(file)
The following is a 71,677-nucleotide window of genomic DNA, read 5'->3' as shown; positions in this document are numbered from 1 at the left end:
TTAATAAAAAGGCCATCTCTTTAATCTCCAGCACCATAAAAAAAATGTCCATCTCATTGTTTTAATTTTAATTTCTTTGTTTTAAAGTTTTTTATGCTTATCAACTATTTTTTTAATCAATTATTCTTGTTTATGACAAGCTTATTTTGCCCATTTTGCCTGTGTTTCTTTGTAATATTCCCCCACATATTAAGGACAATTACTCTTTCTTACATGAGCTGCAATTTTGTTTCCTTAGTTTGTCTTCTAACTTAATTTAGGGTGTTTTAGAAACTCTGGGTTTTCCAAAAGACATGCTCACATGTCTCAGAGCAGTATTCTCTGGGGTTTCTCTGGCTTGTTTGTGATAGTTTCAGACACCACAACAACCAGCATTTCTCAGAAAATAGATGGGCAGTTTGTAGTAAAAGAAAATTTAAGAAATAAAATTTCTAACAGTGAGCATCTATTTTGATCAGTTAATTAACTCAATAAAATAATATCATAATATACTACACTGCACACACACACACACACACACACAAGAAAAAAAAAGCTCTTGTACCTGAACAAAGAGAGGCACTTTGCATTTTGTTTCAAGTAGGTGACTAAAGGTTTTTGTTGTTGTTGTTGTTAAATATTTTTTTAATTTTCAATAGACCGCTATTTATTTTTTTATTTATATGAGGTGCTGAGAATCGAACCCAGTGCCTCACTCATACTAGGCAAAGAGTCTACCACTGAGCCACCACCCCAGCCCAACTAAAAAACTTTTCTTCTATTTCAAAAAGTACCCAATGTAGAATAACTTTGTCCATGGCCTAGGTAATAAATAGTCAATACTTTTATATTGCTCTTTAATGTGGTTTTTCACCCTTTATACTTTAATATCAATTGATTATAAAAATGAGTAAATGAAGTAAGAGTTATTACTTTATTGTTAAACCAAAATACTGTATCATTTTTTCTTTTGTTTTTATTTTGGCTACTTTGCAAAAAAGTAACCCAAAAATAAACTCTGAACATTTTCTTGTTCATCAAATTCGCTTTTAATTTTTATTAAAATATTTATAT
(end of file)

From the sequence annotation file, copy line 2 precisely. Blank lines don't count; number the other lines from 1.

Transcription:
TTAATAAAAAGGCCATCTCTTTAATCTCCAGCACCATAAAAAAAATGTCCATCTCATTGTTTTAATTTTAATTTCTTTGTTTTAAAGTTTTTTATGCTTATCAACTATTTTTTTAATCAATTATTCTTGTTTATGACAAGCTTATTTTGCCCATTTTGCCTGTGTTTCTTTGTAATATTCCCCCACATATTAAGGACAATTACTCTTTCTTACATGAGCTGCAATTTTGTTTCCTTAGTTTGTCTTCTAACTTAATTTAGGGTGTTTTAGAAACTCTGGGTTTTCCAAAAGACATGCTCACATGTCTCAGAGCAGTATTCTCTGGGGTTTCTCTGGCTTGTTTGTGATAGTTTCAGACACCACAACAACCAGCATTTCTCAGAAAATAGATGGGCAGTTTGTAGTAAAAGAAAATTTAAGAAATAAAATTTCTAACAGTGAGCATCTATTTTGATCAGTTAATTAACTCAATAAAATAATATCATAATATACTACACTGCACACACACACACACACACACACAAGAAAAAAAAAGCTCTTGTACCTGAACAAAGAGAGGCACTTTGCATTTTGTTTCAAGTAGGTGACTAAAGGTTTTTGTTGTTGTTGTTGTTAAATATTTTTTTAATTTTCAATAGACCGCTATTTATTTTTTTATTTATATGAGGTGCTGAGAATCGAACCCAGTGCCTCACTCATACTAGGCAAAGAGTCTACCACTGAGCCACCACCCCAGCCCAACTAAAAAACTTTTCTTCTATTTCAAAAAGTACCCAATGTAGAATAACTTTGTCCATGGCCTAGGTAATAAATAGTCAATACTTTTATATTGCTCTTTAATGTGGTTTTTCACCCTTTATACTTTAATATCAATTGATTATAAAAATGAGTAAATGAAGTAAGAGTTATTACTTTATTGTTAAACCAAAATACTGTATCATTTTTTCTTTTGTTTTTATTTTGGCTACTTTGCAAAAAAGTAACCCAAAAATAAACTCTGAACATTTTCTTGTTCATCAAATTCGCTTTTAATTTTTATTAAAATATTTATAT